Positive Dog Training Tips and Basic Behavior Cues
How to Train Your Dog to Stay or Wait in Place
The following technique is an excellent way to build a reliable and relaxed stay. Practice the steps in various rooms and locations including your dog’s mat or bed. Read station training.
Stay Dog Training Video Demo
Teaching a Dog to Stay in Place Time First
- Start with your dog in a sitting position. After every second, give your dog a treat. After you have given your dog five treats (5 seconds) say “OK” or “All Done” and encourage your dog to get up. Do not make a big fuss on the getting up part; the sitting/staying step is what you will want to focus on. Repeat 5 times.
- If your dog is successfully sitting/staying, without getting up for the five treats in step 1 increase to two seconds before giving your dog his reward. In other words, he sits for two seconds, receives a treat, continues sitting for another 2 seconds, another treat, receiving 5 treats in total. Repeat for five sets again before giving him his “OK” or “All Done” cue.
- You will build this stay one second at a time until your dog can master 5 seconds, 5 repetitions. Once this happens, say your stay cue first. So it will go like this: Your dog sits, you say “Stay” count to five, treat, count to five, treat, count to five, treat, count to five, treat, count to five, treat, say “OK” or “All Done” and encourage your dog to get up.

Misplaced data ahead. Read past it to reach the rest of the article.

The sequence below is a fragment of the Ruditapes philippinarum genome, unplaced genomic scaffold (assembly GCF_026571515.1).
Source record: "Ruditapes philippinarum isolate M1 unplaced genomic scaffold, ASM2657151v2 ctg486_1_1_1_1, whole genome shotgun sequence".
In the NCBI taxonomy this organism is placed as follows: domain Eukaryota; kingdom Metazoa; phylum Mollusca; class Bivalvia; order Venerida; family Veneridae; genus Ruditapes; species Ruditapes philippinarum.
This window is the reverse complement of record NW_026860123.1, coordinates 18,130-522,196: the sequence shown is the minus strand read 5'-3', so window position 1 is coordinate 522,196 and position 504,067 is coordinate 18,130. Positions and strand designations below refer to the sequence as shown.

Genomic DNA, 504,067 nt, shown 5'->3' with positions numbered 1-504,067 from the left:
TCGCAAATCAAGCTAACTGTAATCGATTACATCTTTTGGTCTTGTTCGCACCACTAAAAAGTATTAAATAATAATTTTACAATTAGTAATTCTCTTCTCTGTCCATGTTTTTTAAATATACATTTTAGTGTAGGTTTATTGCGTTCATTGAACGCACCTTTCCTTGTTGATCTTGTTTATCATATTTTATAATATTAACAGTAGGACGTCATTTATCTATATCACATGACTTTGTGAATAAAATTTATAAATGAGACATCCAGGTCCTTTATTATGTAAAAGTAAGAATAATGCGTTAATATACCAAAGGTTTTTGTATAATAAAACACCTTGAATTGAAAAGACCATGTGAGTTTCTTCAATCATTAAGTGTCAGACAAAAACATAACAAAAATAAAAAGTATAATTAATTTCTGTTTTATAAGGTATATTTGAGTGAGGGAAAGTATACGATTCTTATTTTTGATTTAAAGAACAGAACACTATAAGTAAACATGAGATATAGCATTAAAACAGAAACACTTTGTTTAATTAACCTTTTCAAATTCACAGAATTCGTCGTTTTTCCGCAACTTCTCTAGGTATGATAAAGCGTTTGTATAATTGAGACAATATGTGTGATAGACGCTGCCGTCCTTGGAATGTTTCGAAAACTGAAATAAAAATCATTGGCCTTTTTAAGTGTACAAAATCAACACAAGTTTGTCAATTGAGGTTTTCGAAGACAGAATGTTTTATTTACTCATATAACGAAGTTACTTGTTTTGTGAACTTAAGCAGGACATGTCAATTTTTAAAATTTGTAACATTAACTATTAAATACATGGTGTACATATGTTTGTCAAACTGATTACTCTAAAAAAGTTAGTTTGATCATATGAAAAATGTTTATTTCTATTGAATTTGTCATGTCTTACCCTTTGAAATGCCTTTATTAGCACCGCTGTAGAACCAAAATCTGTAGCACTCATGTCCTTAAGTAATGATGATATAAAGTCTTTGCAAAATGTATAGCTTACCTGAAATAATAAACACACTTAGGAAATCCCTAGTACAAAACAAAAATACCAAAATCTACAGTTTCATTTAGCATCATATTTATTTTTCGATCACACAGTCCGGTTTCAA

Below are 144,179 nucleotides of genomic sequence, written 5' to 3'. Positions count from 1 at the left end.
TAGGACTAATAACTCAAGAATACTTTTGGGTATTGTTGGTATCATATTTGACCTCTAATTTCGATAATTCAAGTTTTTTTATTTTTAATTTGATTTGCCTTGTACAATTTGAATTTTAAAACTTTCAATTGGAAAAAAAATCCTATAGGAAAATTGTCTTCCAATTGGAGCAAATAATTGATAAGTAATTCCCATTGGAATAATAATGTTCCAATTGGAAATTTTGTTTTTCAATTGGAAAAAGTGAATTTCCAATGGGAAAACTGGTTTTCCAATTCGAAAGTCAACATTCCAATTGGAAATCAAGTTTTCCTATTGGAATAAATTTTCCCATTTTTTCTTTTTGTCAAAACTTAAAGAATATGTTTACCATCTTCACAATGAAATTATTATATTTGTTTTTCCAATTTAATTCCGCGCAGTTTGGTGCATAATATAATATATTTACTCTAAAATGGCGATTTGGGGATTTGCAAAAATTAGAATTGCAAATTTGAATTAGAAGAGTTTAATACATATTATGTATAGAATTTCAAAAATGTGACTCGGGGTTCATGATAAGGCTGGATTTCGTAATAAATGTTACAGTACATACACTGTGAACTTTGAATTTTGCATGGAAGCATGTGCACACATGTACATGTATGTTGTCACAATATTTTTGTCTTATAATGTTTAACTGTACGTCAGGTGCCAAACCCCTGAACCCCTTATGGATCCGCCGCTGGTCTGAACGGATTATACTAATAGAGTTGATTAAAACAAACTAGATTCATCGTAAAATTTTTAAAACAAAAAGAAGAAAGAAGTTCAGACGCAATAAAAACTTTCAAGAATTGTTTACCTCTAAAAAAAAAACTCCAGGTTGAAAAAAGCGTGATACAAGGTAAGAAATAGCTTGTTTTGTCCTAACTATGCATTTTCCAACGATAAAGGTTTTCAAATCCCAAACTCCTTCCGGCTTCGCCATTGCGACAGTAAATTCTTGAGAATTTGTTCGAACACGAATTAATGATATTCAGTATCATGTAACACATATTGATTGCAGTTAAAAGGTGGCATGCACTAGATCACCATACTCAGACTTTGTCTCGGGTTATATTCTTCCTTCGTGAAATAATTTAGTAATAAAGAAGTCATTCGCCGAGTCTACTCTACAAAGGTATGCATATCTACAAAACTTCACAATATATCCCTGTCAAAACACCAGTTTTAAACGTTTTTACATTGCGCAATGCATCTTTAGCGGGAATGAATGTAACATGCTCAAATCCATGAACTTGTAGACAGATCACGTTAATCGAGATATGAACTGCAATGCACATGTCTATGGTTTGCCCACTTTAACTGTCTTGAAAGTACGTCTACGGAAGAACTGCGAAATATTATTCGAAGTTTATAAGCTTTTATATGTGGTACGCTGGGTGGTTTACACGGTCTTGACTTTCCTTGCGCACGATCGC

- If your dog gets up before giving him your release cue, calmly lure him back to his sit position. Do not reprimand him, or tell him “No”. If he continues to get up this means the time is too long and the task is too difficult. Decrease his time, in order for him to be successful, even if it’s 2 seconds. You want him to be successful.
- Repeat the above sequence in your dog’s lie down position in increments of 1 second until he is able to master 5 seconds.
- Once you have added your stay cue and have a 5-second sit and down stay, you will continue to increase the time he is in a stay. Keep with the theme of adding 1 second at a time and doing 5 sets before adding more time. So 6 seconds, five sets, 7 seconds, five sets etc. I do not typically recommend doing much more than one minute in a sit stay since it takes more muscle control to hold that position.
Teaching Your Dog to Stay in Place Distance Second
After your dog can do a minute stay, it is time to work on distance, or moving away from your dog. So now we are going to focus on steps away, not seconds.
- Start with your dog in a sitting position. Give him his stay cue, take one small step back then return to your dog and give him a treat. Repeat this five times, giving your dog a treat after every step away and return. After your five sets say “OK” or “All done” and encourage your dog to get up.
- If your dog cannot hold his sit position when you take a step back, make it easier by only moving one foot slightly back, return your foot and treat. Again, you want to find the balance so your dog can be successful.
- Continue your distance training by adding one step at a time. Instead of one step back and return and treat, take two steps back, return and treat. Do 5 sets at each level before adding an additional step.
- Remember if at any time your dog is not successful, take fewer steps. You want him to build confidence and be successful so do not, under any circumstances, reprimand him.
- Teach your dog how to do this in both the sit and down position.
Adding Distractions-when you are asking your dog to work on his stay behavior around distractions such as being outside, around guests or other dogs, you must start the training process over at the time stage and rebuild.
Does your dog have a good stay behavior? Tell me in the comments.
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